The project is a collaboration with El Grito de Sunset Park that looks at how eyewitness video can be collected, curated, analyzed and used to expose systemic police violence.
eyewitness video Tag
04 Feb Eyes on ICE Webinar SeriesICE | reynalevine Watch our 2-part#EyesOnICE webinar series, a collaboration with the Immigrant Defense Project (IDP). Read our follow-up blog post for more detailed responses to the webinar Q&A. Webinar #1 covers important “know your rights” and tactical information around documenting Immigration and Customs Enforcement (ICE). Webinar #2 focuses on how groups are documenting and
We highlight our work on livestream and eyewitness media curation through two pilot projects carried out during the Summer Olympics in Rio de Janeiro, Brazil.
Visit our test site where we’re experimenting with tools like Deepstream, Crowdvoice and Timeline to curate diverse eyewitness media and live video that bring to light human rights violations related to the Summer Games in Rio.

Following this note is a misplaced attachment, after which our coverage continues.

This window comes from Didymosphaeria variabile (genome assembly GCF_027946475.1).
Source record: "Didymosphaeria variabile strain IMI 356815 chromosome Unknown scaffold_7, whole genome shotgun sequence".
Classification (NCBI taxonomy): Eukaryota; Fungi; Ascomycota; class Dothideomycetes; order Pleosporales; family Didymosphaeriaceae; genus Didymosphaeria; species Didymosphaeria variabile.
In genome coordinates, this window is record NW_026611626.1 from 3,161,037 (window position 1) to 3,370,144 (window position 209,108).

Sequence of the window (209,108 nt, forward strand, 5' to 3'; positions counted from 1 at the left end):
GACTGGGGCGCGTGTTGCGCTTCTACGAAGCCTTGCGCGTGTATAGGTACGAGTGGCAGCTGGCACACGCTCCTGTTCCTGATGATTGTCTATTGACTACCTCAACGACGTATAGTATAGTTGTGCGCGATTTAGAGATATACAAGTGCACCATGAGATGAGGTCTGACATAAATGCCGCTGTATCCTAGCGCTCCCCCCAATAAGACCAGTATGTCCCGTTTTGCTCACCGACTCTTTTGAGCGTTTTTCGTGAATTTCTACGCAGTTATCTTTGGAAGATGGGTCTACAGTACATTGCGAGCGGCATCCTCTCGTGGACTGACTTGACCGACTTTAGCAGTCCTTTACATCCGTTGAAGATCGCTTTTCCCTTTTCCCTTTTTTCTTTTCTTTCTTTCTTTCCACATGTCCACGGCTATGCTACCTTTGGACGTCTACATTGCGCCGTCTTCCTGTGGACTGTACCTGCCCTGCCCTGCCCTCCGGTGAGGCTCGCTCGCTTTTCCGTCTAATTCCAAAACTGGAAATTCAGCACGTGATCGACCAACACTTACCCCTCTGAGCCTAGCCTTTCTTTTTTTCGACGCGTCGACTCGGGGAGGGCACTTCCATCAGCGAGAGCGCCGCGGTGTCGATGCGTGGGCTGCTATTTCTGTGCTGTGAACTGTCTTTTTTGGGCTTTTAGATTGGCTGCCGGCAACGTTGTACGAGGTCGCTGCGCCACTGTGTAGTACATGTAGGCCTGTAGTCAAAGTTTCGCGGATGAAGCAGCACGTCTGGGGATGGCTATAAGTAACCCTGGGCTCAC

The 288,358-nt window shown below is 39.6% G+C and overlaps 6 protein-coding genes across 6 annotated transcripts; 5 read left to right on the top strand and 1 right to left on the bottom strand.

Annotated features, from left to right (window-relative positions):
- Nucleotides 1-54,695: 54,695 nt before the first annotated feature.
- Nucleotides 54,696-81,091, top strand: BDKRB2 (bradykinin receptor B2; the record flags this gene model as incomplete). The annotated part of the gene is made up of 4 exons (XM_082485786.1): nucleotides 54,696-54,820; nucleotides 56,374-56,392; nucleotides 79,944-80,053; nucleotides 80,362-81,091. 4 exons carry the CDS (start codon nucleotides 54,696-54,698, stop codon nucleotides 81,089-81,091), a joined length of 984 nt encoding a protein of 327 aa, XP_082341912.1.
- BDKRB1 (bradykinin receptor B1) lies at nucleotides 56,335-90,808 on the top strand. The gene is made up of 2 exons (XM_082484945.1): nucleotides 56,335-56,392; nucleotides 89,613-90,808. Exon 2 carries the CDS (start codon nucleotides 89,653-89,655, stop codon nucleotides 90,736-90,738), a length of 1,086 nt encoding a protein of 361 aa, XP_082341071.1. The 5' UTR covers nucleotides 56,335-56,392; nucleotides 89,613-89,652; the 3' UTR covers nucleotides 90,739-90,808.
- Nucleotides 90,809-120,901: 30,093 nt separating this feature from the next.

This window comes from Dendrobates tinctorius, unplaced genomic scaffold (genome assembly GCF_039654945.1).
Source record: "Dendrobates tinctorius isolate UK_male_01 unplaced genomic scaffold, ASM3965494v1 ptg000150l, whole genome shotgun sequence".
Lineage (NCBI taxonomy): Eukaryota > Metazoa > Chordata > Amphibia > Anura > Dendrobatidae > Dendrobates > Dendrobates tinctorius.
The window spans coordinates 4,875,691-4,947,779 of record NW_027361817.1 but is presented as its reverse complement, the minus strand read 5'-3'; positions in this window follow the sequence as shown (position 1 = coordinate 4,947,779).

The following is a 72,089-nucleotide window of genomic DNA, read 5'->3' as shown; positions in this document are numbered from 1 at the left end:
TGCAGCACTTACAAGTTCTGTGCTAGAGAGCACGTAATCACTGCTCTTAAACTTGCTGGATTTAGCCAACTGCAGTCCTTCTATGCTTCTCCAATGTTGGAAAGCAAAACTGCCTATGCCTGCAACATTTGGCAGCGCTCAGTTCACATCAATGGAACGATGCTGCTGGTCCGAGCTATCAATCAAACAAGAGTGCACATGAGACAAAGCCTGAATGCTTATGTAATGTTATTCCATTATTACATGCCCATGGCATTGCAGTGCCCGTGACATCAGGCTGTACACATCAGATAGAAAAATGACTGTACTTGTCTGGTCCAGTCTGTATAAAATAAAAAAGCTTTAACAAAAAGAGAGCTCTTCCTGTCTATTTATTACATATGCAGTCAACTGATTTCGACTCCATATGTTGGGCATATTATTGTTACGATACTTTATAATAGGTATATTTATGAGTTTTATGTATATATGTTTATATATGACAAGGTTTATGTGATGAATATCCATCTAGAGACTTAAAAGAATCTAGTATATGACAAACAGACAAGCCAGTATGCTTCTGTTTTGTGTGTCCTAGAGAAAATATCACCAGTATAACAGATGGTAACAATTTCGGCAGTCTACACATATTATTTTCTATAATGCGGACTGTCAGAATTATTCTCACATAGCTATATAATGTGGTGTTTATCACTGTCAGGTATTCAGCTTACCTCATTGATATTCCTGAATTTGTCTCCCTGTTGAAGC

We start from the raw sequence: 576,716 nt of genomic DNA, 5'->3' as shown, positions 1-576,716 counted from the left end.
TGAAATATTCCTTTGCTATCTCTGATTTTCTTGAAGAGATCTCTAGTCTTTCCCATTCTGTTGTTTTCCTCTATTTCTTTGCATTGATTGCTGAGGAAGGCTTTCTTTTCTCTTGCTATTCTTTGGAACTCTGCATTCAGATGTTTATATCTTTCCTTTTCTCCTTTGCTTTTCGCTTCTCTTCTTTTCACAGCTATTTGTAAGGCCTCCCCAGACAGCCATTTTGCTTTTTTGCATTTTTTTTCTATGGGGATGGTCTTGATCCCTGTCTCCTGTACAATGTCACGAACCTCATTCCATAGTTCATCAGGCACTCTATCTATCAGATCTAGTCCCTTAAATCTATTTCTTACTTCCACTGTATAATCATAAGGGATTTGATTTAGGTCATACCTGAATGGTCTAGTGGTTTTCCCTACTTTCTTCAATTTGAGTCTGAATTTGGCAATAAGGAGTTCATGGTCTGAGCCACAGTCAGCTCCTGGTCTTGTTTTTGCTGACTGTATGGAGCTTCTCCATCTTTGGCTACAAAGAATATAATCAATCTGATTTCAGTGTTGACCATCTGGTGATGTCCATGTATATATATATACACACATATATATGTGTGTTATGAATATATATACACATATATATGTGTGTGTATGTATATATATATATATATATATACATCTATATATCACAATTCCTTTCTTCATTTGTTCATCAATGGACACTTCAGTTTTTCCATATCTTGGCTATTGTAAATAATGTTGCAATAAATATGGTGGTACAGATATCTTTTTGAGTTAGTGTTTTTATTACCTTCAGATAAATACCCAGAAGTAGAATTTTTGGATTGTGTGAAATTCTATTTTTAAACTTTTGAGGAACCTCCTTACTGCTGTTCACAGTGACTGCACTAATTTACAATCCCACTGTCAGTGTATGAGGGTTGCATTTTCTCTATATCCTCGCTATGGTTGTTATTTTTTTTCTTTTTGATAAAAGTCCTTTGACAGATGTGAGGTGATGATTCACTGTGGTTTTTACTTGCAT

Watching Western Sahara is a collaborative video curation platform created to curate and contextualize eyewitness footage of human rights in the occupied territory of Western Sahara. WITNESS’s Madeleine Bair and FiSahara’s María Carrión explain how and why the collaboration came to be.
28 Jun ANALYSIS OF EYEWITNESS VIDEO DATA SHOWS CLIMATE OF HATRED TOWARD TRANSGENDER AND GENDER NONCONFORMING PEOPLEUpdate | WITNESS
The WITNESS Media Lab shares initial findings from a new project focused on curating and analyzing data from videos of violent acts against transgender and gender nonconforming people that have been captured and shared for entertainment.
What do online videos, their views, and comments, tell us about the climate of hate and violence against transgender and gender nonconforming people?
Eyewitnesses who film or circulate human rights videos may have a personal, professional, or political motivation. The latest in our series on the ethics of using eyewitness videos explores the reasons and methods of crediting the people behind the footage.
Deciding if and how to share human rights footage taken by eyewitnesses is rarely simple. A new resource offers guidance on applying ethical principles to this new form of documentation.